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Beatrice. I pray you, is signior Montanto returned from the wars, or no ?
Messenger. I know none of that name, lady; there was none such in the army
Beatrice. He set up his bills here in Messina, and challenged Cupid at the flight; and my uncle's fool, reading the challenge, subscribed for Cupid, and challenged him at the bird-bolt.—I
many hath he killed and eaten in these wars? But how many hath he killed ? for, indeed, I promised to eat all of his killing.
Leonato. Faith, niece, you tax signior Benedick too much; but he'll be meet with you, I doubt it not.
Messenger. He hath done good service, lady, in these wars.
Beatrice. You had musty victual, and he hath holp to eat it: he is a very valiant trencher-man, he hath an excellent stomach,
Messenger. And a good soldier too, lady.
Beatrice. And a good soldier to a lady :—But what is he to a lord ?
Messenger. A lord to a lord, a man to a man; stuffed with all honourable virtues.
Beatrice. It is so, indeed; he is no less than a stuffed man:-But for the stuffing,—Well, we are all mortal.
MUCH ADO ABOUT NOTHING.-Act I. Scene I.
Bénédict. De grâce Béatrice.-
Béatrice. D'étranges princes et de singuliers comtes, vraiment ! vrai témoignage de prince! noble confit, cavalier de sucre! Oh! que ne suis-je homme pour me mesurer avec lui ! ou que n'ai-je un ami qui veuille être homme pour l'amour de moi! Mais le courage est dégénéré en vains salamalecs, la valeur en compliments; les hommes n'ont plus à leur service que des phrases, et des phrases fleuries encore! Celui-là est réputé aussi vaillant qu'Hercule, qui sait dire un mensonge et l'appuyer d'un serment.—Puisque tous les souhaits du monde ne peuvent faire de moi un homme, je mourrai de douleur de n'être qu'une femme.
Bénédict. Restez, Béatrice. Par ce bras, je vous aime.
Béatrice. Au lieu de jurer par lui, employez-le plus dignement pour moi.
BEAUCOUP DE BRUIT POUR RIEN.— Acte IV. Scène I.
“Oh! know'st thou not, his looks are my soul's food ?” The first scene of the Two Gentlemen of Verona is laid in that city, and introduces VALENTINE and PROTEUS. VALENTINE is about to depart for Milan, and, whilst bidding farewell to PROTEUS, banters him on being in love with Julia, a lady of Verona.
In the second scene, JULIA is represented engaged in conversation with LUCETTA, her waiting-maid, and fixing her choice on one of her numerous suitors. After naïvely parrying the arguments of her maid in praise of the rest, she singles out PROTEUS. Her maid hands her a letter sent by him, which gives rise to an amusing illustration of the fickleness of woman. JuLIa tears the letter into pieces, but tells the secret of her love in speedy repentance. Antonio, PROTEUS' father, resolves to send him to Milan; and PROTEUS, after vainly asking for time to prepare for his journey, is compelled to obey his parent's commands.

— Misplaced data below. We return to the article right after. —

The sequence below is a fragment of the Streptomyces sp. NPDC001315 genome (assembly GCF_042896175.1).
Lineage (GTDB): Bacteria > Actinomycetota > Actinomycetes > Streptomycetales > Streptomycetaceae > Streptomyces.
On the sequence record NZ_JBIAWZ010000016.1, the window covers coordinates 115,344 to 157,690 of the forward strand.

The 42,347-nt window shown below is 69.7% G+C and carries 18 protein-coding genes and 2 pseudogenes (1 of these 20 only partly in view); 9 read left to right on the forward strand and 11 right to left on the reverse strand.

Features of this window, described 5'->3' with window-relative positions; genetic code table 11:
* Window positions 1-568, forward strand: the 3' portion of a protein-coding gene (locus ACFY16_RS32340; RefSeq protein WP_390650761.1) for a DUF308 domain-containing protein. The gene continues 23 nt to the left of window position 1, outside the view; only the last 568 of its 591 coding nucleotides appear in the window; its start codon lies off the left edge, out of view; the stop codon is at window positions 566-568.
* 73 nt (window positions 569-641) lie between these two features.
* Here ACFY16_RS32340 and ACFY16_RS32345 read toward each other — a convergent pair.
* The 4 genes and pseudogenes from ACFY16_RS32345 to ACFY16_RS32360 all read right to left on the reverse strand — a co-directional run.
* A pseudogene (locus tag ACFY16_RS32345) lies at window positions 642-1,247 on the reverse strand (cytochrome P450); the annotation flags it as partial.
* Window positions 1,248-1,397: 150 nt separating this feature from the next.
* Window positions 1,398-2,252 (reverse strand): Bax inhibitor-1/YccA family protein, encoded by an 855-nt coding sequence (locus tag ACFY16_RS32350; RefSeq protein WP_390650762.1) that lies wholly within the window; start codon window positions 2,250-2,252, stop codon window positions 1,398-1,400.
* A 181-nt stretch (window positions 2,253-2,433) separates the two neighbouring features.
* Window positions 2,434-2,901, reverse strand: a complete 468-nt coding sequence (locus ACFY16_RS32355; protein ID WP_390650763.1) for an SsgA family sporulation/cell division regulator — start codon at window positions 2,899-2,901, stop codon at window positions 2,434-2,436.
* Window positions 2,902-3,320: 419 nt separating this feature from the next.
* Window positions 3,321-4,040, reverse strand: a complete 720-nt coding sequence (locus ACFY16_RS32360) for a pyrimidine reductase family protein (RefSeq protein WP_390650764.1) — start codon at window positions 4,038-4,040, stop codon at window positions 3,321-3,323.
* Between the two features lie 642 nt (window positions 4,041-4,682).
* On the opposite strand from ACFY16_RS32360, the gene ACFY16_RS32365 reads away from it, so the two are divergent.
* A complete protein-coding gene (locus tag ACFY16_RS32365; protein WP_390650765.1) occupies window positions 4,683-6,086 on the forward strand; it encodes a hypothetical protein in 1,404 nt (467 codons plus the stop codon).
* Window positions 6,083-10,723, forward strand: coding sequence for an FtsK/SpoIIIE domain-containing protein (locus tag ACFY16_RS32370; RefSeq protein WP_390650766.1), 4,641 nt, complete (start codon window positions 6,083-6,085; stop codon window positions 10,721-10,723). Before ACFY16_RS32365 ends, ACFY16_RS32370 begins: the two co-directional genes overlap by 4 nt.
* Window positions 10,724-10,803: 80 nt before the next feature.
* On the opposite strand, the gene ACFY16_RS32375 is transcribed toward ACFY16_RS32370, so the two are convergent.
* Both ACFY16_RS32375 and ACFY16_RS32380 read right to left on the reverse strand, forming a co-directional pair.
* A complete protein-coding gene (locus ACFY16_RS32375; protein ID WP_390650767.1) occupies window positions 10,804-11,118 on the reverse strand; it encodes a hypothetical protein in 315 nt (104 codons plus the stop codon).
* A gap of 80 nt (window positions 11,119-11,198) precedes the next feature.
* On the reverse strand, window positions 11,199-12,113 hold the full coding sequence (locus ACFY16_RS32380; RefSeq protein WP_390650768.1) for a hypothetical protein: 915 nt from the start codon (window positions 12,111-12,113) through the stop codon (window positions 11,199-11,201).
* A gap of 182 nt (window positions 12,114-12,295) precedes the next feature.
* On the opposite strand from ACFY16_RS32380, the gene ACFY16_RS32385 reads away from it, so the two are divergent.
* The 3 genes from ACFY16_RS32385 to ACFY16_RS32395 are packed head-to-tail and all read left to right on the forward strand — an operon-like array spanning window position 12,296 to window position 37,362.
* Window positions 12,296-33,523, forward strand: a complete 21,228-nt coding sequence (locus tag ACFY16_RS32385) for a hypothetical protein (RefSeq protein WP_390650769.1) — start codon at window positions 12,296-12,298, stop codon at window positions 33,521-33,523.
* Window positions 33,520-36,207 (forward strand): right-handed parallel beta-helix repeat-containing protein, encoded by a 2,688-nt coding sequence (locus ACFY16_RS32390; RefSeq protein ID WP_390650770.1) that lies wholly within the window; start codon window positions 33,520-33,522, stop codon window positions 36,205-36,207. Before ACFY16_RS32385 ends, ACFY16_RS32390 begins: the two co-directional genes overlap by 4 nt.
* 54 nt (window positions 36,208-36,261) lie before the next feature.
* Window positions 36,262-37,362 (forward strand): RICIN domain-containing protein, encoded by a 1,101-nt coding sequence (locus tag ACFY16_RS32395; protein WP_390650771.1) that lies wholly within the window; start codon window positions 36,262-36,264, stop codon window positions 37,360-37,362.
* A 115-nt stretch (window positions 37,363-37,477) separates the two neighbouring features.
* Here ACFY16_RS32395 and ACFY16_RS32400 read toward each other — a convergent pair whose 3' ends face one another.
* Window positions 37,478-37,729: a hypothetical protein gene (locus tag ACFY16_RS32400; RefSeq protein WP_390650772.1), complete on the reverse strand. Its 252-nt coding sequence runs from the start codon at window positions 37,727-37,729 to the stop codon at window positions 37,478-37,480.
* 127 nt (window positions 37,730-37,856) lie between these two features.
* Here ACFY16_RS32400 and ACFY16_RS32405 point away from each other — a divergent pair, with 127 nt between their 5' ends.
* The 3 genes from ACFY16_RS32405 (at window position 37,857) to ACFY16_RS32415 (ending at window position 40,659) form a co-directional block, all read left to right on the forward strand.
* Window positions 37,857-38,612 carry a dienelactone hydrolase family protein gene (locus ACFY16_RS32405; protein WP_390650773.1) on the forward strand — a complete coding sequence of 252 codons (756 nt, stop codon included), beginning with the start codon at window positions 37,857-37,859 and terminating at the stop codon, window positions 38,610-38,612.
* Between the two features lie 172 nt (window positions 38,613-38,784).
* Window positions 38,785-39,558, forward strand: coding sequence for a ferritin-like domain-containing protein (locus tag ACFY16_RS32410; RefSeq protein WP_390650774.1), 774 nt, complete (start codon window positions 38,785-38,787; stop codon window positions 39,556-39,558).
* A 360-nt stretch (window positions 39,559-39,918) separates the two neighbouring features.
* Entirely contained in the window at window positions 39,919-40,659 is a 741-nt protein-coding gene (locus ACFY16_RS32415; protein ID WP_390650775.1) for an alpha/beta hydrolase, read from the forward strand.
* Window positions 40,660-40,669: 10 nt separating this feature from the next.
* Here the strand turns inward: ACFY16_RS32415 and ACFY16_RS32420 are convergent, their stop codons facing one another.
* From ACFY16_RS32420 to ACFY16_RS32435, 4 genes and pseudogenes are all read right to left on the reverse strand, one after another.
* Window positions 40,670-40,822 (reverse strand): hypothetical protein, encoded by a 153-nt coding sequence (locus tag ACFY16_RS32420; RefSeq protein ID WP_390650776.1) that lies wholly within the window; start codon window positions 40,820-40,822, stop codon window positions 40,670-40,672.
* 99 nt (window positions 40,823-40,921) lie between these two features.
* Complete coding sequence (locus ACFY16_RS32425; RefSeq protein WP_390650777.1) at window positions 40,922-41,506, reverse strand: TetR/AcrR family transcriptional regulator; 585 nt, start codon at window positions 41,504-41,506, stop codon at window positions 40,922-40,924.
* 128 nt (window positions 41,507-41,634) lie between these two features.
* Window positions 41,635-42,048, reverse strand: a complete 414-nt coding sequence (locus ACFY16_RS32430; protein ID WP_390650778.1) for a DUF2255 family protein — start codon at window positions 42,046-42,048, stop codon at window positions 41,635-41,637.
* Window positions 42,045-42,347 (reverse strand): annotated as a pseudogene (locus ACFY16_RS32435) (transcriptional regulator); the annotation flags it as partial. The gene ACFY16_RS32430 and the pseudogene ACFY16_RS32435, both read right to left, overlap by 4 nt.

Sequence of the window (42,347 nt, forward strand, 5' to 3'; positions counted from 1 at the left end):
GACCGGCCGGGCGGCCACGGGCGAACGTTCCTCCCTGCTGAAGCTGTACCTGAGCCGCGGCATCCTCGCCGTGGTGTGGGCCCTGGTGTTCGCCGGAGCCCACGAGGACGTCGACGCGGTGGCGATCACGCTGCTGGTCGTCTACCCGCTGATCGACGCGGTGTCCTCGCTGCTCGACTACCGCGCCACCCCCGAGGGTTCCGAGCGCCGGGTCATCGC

The second act introduces Sylvia, on whom depends many of the chief incidents of the play. VALENTINE had already fallen in love with her; and, in a most amusing manner, Sylvia, employing him to write a letter to “one she loves,” declares her passion for him by requesting him to keep it. Blind in love, he cannot perceive her drift; but his servant, SPEED, at last convinces him of it. PROTEUS, before leaving Verona, visits JULIA, and protests his affection for her; and, on parting, they exchange rings as pledges for their mutual fidelity.
In the fourth act, we find PROTEUS arrived at Milan, and introduced by VALENTINE to SYLVIA, when, PROTEUS-like, he falls passionately in love with her in place of JULIA, whom he has left behind. Returning to Verona, we find JULIA unchanged in her affection. Speaking of PROTEUS, she exclaims
“Oh! know'st thou not, his looks are my soul's food ?
By longing for that food so long." She cannot bear separation from him; and at last, disguised in male attire, she sets out for Milan. Meanwhile, PROTEUS has been trying to supplant VALENTINE and Thurio in the affections of Sylvia, and, by stratagem, manages to get VALENTINE banished from Milan. He has still to get rid of Thurio, and has also to bear the reproaches of SYLVIA; who, having discovered the object of his former affection, indignantly repels all his advances.
JULIA, disguised in boy's clothes, has arrived at Milan; and PROTEUS, not knowing who she is, engages her as his servant, sending her with a ring to SYLVIA. She can scarcely refrain from discovering herself to her rival, but rests satisfied for the present with professing sympathy for PROTEUS' rejected love, and so conceals her real position. In the fifth act, however, on pretence of having delivered the wrong ring to Sylvia, she drops her disguise, and bitterly reproaches her false lover. The scene closes by Thurio resigning Sylvia to VALENTINE; and Proteus, after doing penance for his perjured vows, marries JULIA.
In this play, Shakspeare paints the characters of JULIA and Sylvia in the brightest colours of truthfulness and fidelity. It contains few striking incidents; and the plot is by no means complicated; its chief points exhibiting the constancy of JULIA, and the frailty of her lover.